The other major components that play roles in the DNA replication process include DNA topoisomerase I and II, which are actively involved in the modification of the topological state of DNA during replication [144]. The topoisomerase I and II enzymes introduce transient breaks in the phosphodiester backbone of DNA and hence, prevent DNA damage due to supercoiling stress [144]. Owing to the importance of DNA topoisomerases in DNA replication, they are identified as an important target in cancer chemotherapy [145,146]. Tiekink and colleagues showed that phosphanegold(I) thiolates (43) (Figure 10) inhibit DNA topoisomerase I at concentrations as low as 2 μM by preventing the enzyme to relax supercoiled pBR322 plasmid DNA [56]. As there is no evidence of the inhibition activity of these gold(I) compounds towards DNA primases, DNA helicases and DNA ligases, it is rather reasonable to propose that DNA functions as the primary target in this case but does not act as the sole contributor for their cytotoxicity. Mitochondria and its protein target, i.e., the thioredoxin reductase enzyme, have emerged as the potential targets for gold compounds, and what is known about their mechanisms will be explored in Section 5.5.

5.3. Mitochondria and the Inhibition of Their Function

Mechanistic studies of gold(I) compounds have revealed that mitochondria are the most likely targeted biological sites among several cellular organelles [118]. Mitochondria play an essential role in energy metabolism and in the production of adenosine triphosphate (ATP), oxidative phosphorylation, homeostasis on calcium uptake/release, production of nicotinamide adenine dinucleotide phosphate (NADPH) and the synthesis of DNA [147]. Highly activated mitochondrial activity and the loss of function of mitochondrial inhibitors are the main factors contributing to chemoresistance and poor treatment outcomes for patients undergoing chemotherapy [148]. Therefore, the inhibition of mitochondrial activity through the regulation of the mitochondrial membrane potential and the inhibition of the respective protein activities is essential to determine the induction or inhibition of apoptosis [149]. Instead of targeting the DNA of the host cells, most therapeutic strategies in cancer therapy now target mitochondria as cancer cells present higher mitochondrial activities. Such targeting increases the selectivity of drug candidates and thus, gold-based cytotoxic drugs, with their demonstrated ability to target mitochondria, can also be classified as selective anti-mitochondrial drugs [150].
Based on the anti-cancer activities reported for gold compounds, it can be concluded that the detailed molecular mechanism of gold compounds towards mitochondria is highly dependent on the nature of the ligand, which is closely associated with the propensity to undergo reactions with biological ligands [150]. For instance, binary gold(I) thiolates possess a higher association with cellular components that are rich in sulfhydryl groups [40,151], whereas phosphanegold(I) compounds prefer cellular components with higher contents of thiol-containing proteins or selenium-containing proteins/selenocysteine [118,152,153].
In general, gold(I) thiolates and phosphanegold(I) species function as delocalised lipophilic cations (DLC) and accumulate in the mitochondria of cancerous cells [154,155]. The +I oxidation state of monomeric, neutral and, in general, highly lipophilic gold(I) compounds leads to the direct coordination of “gold” to the selenolate domain of the active site of mitochondrial thioredoxin reductase and further increases the uptake of gold(I) into the mitochondria, which results in swelling and an increased inner mitochondrial membrane potential (IMMP) [15,35]. Following the above-mentioned metabolism, a “point of no return” is passed, resulting in cell death. The membrane of mitochondria comprises two layers, a highly impermeable inner membrane and a permeable outer membrane, with the membrane permeability transition pore (PTP) connecting the inner to the outer mitochondria. The opening of the PTP is strictly regulated by the membrane potential between the membranes. Whereas apoptosis inducing factors (AIFs) are localised within the inner membrane and remain intact under normal conditions, when the cells are exposed to cell death signals, the subsequent increase in ROS activity and increased Bax/Bcl-2 ratio results in the elevation of the outer membrane potential followed by a reduction of the inner membrane potential. A drastic change in the mitochondrial membrane potential results in increased permeability of the outer membrane, allowing the translocation of AIFs from the mitochondria into the cytosol to initiate the apoptosis signaling cascade. More specifically, apoptosis-inducing factors, such as procaspase-9 and cytochrome c, are released from the inter-membrane space to the cytosol, followed by the formation of apoptotic protease activating factor (APAF-1) cell death complexes and the respective cell death signalling cascade, without releasing harmful cell contents to the surrounding tissue [42,156,157]. Unlike the formation of Au–DNA adducts which may not necessary induce cytotoxicity, the gold compounds that affect the mitochondria’s function could potentially cause cytotoxicity towards cancer cells via the mechanism mentioned above [14].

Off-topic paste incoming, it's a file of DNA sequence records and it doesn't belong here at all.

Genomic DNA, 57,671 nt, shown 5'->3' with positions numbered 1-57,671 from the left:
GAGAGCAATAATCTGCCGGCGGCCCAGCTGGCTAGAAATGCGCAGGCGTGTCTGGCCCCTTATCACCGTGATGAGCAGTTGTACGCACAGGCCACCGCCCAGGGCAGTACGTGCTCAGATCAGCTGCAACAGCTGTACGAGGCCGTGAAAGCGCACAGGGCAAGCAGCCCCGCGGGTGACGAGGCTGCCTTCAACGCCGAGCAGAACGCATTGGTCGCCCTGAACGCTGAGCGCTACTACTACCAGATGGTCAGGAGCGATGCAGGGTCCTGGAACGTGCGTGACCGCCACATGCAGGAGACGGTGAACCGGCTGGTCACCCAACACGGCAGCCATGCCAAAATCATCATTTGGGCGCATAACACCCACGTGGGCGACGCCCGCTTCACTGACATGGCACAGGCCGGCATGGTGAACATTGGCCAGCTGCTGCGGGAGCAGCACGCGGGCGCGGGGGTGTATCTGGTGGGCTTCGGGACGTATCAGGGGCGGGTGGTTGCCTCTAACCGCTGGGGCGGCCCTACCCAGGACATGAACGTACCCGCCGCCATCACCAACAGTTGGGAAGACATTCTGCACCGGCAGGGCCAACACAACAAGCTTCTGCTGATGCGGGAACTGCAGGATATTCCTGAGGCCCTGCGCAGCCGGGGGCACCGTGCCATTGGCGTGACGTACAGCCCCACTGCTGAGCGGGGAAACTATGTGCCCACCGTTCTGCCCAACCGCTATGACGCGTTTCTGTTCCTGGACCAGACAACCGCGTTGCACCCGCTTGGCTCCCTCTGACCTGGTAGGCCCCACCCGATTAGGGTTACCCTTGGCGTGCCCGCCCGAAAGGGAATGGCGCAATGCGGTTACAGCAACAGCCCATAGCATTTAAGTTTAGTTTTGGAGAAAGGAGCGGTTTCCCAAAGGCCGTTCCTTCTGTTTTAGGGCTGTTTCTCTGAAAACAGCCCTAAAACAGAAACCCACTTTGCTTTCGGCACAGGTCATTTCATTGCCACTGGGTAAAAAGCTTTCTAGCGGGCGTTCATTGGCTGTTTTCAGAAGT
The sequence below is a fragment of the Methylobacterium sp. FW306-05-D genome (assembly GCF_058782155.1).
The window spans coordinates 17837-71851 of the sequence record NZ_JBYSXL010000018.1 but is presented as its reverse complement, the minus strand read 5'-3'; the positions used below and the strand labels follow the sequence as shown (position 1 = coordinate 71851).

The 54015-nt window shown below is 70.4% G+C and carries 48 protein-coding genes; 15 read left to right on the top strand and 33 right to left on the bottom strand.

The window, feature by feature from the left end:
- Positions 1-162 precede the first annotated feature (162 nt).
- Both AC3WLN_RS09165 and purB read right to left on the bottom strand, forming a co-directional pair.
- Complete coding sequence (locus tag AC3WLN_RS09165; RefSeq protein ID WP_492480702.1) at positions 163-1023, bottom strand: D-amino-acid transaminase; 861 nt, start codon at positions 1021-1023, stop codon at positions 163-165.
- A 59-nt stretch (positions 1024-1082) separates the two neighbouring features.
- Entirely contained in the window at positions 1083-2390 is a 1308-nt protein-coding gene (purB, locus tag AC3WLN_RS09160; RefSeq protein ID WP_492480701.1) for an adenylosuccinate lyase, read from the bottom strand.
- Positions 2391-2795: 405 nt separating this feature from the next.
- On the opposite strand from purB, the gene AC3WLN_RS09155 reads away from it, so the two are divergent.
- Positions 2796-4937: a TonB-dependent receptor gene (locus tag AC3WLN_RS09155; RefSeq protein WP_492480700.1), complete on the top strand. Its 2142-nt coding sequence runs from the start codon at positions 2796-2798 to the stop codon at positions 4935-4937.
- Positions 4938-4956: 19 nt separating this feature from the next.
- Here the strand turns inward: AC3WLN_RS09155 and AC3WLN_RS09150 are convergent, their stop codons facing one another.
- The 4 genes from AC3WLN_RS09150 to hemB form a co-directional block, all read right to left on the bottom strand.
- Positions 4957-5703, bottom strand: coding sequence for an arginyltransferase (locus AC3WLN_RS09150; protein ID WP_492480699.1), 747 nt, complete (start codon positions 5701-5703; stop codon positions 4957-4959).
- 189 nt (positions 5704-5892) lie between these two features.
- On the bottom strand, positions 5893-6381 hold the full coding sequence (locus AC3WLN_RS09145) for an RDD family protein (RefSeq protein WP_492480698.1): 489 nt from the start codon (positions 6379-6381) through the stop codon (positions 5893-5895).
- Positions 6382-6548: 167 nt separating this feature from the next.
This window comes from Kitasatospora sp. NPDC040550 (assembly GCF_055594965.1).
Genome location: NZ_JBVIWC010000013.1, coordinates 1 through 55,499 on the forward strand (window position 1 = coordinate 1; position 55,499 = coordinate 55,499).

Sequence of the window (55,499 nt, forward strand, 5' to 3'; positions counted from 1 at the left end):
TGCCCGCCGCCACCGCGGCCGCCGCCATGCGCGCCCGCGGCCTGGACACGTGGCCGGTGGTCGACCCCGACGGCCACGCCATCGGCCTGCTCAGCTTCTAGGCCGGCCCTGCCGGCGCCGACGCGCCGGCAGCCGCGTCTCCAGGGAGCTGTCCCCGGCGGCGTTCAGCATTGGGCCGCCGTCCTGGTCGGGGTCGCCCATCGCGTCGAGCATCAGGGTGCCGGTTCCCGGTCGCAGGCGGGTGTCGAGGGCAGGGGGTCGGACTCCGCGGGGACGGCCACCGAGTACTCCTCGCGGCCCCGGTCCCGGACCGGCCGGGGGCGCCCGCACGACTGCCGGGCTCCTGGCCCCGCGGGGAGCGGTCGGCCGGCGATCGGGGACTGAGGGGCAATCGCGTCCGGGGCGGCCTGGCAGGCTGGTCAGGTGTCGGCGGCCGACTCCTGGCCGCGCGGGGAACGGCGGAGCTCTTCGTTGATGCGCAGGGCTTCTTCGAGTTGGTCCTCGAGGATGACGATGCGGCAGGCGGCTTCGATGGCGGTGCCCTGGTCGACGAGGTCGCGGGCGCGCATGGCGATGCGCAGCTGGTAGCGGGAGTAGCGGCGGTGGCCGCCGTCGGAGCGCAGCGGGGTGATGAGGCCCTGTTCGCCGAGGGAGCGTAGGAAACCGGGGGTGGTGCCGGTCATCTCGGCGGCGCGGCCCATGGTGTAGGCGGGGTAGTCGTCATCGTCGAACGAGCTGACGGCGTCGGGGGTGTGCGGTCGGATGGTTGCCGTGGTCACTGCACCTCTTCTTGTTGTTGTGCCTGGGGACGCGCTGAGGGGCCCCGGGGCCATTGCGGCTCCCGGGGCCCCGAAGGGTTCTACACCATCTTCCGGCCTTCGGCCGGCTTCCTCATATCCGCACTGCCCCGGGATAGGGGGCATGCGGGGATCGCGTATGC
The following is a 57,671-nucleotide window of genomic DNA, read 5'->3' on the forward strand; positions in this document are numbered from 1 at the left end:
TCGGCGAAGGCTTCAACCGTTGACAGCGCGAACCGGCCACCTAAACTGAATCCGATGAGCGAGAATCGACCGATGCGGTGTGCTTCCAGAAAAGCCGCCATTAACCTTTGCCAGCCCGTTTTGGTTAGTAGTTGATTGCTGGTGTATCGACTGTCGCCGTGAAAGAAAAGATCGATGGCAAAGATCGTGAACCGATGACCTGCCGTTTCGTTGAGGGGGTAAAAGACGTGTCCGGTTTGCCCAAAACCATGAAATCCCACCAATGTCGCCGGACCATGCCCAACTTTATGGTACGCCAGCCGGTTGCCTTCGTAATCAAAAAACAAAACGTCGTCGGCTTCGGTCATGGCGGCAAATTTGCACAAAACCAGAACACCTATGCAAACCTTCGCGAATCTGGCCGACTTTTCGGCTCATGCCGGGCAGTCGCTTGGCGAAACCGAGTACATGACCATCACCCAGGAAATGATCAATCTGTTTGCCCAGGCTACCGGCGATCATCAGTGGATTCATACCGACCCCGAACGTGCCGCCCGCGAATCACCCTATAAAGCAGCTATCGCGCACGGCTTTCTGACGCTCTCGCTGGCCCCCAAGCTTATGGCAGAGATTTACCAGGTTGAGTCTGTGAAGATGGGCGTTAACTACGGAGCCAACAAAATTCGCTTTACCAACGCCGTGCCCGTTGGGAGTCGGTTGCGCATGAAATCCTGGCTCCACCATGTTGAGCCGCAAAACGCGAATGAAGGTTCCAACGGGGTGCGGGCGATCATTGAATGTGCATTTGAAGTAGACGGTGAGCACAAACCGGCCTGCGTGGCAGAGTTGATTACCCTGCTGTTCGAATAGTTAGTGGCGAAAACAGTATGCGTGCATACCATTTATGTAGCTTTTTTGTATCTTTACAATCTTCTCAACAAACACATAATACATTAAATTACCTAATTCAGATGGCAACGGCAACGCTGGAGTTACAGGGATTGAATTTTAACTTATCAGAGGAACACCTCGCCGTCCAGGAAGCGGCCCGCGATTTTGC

5.4. Mitochondrial-Dependent Apoptosis Pathway

The alteration of the mitochondrial membrane potential and the inhibition of thioredoxin reductase induce the accumulation of reactive oxygen species (ROS), such as H2O2 and oxygen-derived radicals, which promotes lipid peroxidation and the activation of the p38-MAPK apoptosis pathway [158] (MAPK is mitogen-activated protein kinase). Lipid peroxidation, when it occurs, produces lipid radicals, which leads to the dissociation of membrane cytoskeleton and eventually, to cell damage. This process contributes to membrane blebbing which is the hallmark of apoptosis [159]. The activation of the p38-MAPK pathway triggers the activation of initiator caspases such as caspase-3, caspase-7 and caspase-6, as well as the activation of DNase for DNA fragmentation followed by cell death [160].